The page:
By Frank Warren
Expect the Fight of the Year this evening when Scotland’s Ricky Burns and England’s Kevin Mitchell, Britain’s two best lightweights, collide at Glasgow’s SECC for the WBO title.
A recent poll of 40 leading fight faces resulted in a 55-45 percent split in favour of home fighter Burns. It promises to be that tight. Huge props to both for accepting the challenge. Proper fighting men.
Champion Burns is one of the sports real gentlemen; shy, clean living and always obscenely fit. Despite his status, he continues to work as an assistant in a sportswear store every Saturday.
The Scot is hugely underrated and arguably Britain’s most improved fighter. After losing his first two domestic level title fights to Alex Arthur and Carl Johanneson, he re-grouped and now parades as a two-division WBO world champion.
He is certainly the best Scottish fighter to emerge since Scott Harrison, who continues his comeback on the undercard, following a period in a Spanish prison.
Burns first emerged as a force at world level in September 2010, showing incredible recuperative powers and a fantastic engine to rise from a first round knockdown and overwhelm Puerto Rican puncher Rocky Martinez for the super-feather title.
He has since consolidated with impressive wins up at lightweight against top graders Michael Katsidis and Paulus Moses. The 29 year old from Coatbridge enters a marginal favourite, performing before 9,000 Scots who’ll make the din of 90,000. Despite rising in weight, he is probably the naturally bigger man, certainly more consistent, and is commonly acknowledged to have dominated a gym spar against Mitchell 15 months ago. But at your peril dismiss the Cockney challenger.
Mitchell was born to fight, winning six national junior titles and the English senior ABA crown before signing pro forms with me, amidst much fanfare, at age 18.
His nine year pro career has been blighted by hand injuries, personal problems and ill-discipline but despite that he has only lost just once in 34 starts. That was when Australia’s Katsidis halted him in three at Upton Park in May 2010. ‘The Dagenham Destroyer’s’ mind wasn’t right that night. It definitely is now.
For a couple of months he’s been in ‘lock down’, preparing at an Essex farm where top trainer Jimmy Tibbs and his son Mark have licked him into tremendous shape.
Now 27, he’s famished for success, driven to secure a bright future for his two sons. A spiteful little sod, the Eastender has put 27 victims to rest before the final bell and carries the significantly heavier dig. He might also have the greater innate talent and versatility.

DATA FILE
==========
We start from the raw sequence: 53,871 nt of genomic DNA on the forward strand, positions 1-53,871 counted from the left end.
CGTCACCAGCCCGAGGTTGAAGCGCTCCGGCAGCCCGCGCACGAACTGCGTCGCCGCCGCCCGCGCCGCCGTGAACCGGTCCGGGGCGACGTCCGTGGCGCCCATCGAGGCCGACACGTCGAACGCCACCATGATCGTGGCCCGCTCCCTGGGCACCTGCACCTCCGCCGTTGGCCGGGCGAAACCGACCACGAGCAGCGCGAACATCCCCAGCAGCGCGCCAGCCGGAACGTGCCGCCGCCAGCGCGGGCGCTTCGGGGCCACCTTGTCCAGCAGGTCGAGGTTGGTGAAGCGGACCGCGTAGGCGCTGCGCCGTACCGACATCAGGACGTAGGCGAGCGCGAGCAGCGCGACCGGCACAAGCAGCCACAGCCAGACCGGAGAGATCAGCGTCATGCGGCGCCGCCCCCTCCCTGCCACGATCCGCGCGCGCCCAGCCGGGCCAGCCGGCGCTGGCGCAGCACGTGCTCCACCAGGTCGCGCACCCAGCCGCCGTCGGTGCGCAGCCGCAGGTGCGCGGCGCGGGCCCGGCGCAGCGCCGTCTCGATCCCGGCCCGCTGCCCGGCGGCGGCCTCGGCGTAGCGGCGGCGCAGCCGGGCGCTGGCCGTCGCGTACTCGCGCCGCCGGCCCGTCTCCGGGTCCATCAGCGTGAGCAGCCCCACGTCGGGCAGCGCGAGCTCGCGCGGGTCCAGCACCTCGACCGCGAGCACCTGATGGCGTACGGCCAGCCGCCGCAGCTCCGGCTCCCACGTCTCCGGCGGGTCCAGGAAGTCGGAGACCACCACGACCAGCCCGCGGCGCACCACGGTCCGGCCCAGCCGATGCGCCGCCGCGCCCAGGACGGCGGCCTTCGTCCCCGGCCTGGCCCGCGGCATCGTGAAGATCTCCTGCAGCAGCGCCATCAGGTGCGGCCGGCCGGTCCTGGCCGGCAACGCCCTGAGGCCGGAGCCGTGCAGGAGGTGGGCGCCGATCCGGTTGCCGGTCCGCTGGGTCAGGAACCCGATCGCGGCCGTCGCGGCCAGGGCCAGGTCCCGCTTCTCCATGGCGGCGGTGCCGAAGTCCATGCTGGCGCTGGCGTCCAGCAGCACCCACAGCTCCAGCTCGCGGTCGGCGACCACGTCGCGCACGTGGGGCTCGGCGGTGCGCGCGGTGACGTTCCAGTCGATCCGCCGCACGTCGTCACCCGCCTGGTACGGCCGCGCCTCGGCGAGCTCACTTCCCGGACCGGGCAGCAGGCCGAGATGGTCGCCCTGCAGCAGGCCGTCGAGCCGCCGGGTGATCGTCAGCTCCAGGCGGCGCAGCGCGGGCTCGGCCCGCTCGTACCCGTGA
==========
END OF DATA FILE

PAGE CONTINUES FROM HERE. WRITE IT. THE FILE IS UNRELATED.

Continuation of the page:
'Mighty’ Mitchell carries the ‘pop’ to take out anyone if he lands clean with his left hook but can he thread it through Burns’ airtight defence? We’ll know tonight – don’t miss it. Catch it live and exclusive on BoxNation.
Mitchell’s stablemate Billy Joe Saunders smashed his way up the middleweight ratings last Friday with a hugely impressive two round slaughter of Jarrod Fletcher at the York Hall.
His Australian opponent, who beat James DeGale en route to Commonwealth Games gold in Melbourne in 2006, arrived in town with a 12 fight unbeaten record and a formidable rep. Several were picking him to conquer the Hatfield traveller and it’s safe to say I’d not have accepted the fight if it hadn’t been mandated by the Commonwealth Council.
However, Saunders, a Beijing Olympian in his teens, blew the Aussie to bits with a blizzard of explosive southpaw combinations. Still only 23, Billy Joe is now undefeated in 15 gigs and I wouldn’t hesitate to match him for either the British or European title immediately.
To validate the global significance of Mitchell-Burns, America’s Hall of Fame ring announcer Michael Buffer docks in Glasgow today, to summon the fighters to arms.
An ex Vietnam war veteran, 67 year old Michael is extremely professional and his debonair style plus effortless class and charisma always add hugely to a promotion.
In 1992, he had the brains and foresight to trademark his legendary ‘Lets Get Ready to Rumble’ signature line.
It’s been a week to forget for Julio Cesar Chavez Jnr. Last Saturday, the son of the Mexican legend of the same name, was beaten for the first time in 48 fights by Argentina’s Sergio Martinez at the Thomas and Mack Center in Las Vegas. Then, on Wednesday, news broke that he’d tested positive for marijuana.
Though unanimously outpointed, Chavez Jnr rallied strongly and forced a final round knockdown but ran out of time. However, the clamour for a rematch must now be put on hold. A hefty fine and suspension are probable. In 2009, Junior flunked a prior drugs test, after taking a diuretic (commonly used to drop weight). Last February he was arrested for driving under the influence. JCCJ packs plenty of beef into his 160lbs but clearly not many brain cells.
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